Article Summary

People diagnosed with chronic disease, behavioral health issues, and substance use disorders often find themselves exhausted managing their respective illnesses. Harvard research tells us the average medical visit takes 121 minutes.[i] Furthermore, according to the National Institute of Health (NIH), the median visit length averages 15.7 minutes covering a median of six topics.[ii] With 105.3 minutes unaccounted for, how can we better support patients during, or outside of a doctors’ visit?

The benefits of building Community Health Workers into service delivery creates a more trusting relationship with the patient and serves to link the client to social services of support and to improve the cultural competence of service delivery.[iii] Seventy percent of people with chronic disease fail without support.

Traditionally, Medicaid and Medicare pay for direct patient care, meaning a specific medical treatment. This does not allow for payment allocation to provide or link patients to additional social services that they vitally need. Providers must seek additional pay or sources to provide these valuable services. With this in mind, we really should ask ourselves would chronic disease be as chronic with additional supports?  Some providers have creatively accessed this additional funding through programming, grants, and fundraisers. It is imperative, whatever your strategy, to document your successes with these initiatives to demonstrate the on-going need for building capacity to provide these additional supports.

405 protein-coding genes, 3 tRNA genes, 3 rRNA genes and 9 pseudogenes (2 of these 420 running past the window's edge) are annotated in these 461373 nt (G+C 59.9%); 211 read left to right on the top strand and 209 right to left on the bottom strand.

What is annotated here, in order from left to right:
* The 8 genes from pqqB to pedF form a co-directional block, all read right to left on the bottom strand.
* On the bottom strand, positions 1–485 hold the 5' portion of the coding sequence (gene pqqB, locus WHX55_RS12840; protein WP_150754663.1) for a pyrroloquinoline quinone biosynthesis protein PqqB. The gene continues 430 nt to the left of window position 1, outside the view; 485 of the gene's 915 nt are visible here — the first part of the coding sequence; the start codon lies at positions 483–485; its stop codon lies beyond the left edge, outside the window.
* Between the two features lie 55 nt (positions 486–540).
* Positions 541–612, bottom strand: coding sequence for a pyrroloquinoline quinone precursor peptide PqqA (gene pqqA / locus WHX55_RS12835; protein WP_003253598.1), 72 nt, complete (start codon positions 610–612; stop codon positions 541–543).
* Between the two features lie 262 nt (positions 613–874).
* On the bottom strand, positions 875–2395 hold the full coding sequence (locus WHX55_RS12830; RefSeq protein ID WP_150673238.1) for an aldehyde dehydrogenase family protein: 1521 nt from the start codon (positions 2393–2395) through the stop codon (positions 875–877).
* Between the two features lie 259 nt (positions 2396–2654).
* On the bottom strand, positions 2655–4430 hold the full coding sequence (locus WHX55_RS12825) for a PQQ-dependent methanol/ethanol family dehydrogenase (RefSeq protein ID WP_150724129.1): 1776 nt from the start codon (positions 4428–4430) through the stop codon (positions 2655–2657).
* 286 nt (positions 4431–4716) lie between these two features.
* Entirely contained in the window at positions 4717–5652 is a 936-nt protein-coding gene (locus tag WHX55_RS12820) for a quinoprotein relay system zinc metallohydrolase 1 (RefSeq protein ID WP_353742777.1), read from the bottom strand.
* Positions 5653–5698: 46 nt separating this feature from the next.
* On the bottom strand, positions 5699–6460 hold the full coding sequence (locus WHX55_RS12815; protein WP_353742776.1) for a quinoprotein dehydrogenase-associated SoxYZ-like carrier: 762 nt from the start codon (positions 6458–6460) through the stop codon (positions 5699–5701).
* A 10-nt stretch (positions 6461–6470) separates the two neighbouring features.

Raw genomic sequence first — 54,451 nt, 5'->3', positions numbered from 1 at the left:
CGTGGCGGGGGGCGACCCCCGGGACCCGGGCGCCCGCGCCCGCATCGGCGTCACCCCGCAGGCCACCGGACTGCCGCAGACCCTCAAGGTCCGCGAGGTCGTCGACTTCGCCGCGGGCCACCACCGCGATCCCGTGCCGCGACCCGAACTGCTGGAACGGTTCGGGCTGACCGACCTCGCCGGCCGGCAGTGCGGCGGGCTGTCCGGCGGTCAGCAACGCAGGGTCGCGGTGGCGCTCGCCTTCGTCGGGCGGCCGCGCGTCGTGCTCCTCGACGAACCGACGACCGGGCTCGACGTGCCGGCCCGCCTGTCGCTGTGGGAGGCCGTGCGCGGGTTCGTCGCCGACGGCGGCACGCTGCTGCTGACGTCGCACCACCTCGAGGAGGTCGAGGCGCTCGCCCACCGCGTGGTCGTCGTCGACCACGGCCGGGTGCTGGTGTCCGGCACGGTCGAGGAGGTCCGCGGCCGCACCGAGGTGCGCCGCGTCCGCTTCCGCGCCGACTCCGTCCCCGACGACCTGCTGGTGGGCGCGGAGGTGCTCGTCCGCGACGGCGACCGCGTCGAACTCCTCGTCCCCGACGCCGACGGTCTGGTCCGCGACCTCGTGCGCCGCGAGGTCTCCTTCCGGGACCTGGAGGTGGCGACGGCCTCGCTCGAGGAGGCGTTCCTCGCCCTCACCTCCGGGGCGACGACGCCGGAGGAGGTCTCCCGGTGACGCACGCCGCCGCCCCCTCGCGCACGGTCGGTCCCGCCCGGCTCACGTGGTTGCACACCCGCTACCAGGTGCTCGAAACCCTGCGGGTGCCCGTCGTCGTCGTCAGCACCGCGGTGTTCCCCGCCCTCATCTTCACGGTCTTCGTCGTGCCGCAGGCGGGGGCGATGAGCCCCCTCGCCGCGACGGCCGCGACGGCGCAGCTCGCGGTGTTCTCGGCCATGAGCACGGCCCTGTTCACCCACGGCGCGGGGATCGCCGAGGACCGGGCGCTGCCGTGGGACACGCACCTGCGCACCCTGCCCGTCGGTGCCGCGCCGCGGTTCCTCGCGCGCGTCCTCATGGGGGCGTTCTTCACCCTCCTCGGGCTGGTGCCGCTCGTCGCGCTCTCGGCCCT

For clients with behavioral health and substance use clinical needs, a specialized Community Health Worker (CHW) in the role as a Certified Recovery Specialist (CRS), sometimes called Peer Recovery Specialist, can be a welcomed member of the treatment team. These trained individuals with “lived-experience”, community health worker training, CRS certification and agency/team training can assist in delivering this extra layer of support:  connections to housing, jobs, transportation, making appointments, food, shelter and more.

The national Peer Recovery Center of Excellence (PRCoE) was funded by SAMHSA in 2020 to provide training and technical assistance to the substance use peer recovery field. SAMHSA (Substance Abuse and Mental Health Services Administration) provides a wealth of information on EBPs (Evidence Based Practices), scholarly articles, and documented research which are vital for practitioners.

To provide a comprehensive overview of state peer recovery trainings and certifications, information offered in this report, PeerRecoveryNow,[iv] includes peer support training and certification types for peer support specialists with lived experience in substance use and/or mental health recovery. This report also reflects the integrated certifications for peer support specialists with either type of lived experience offered by many states.[v]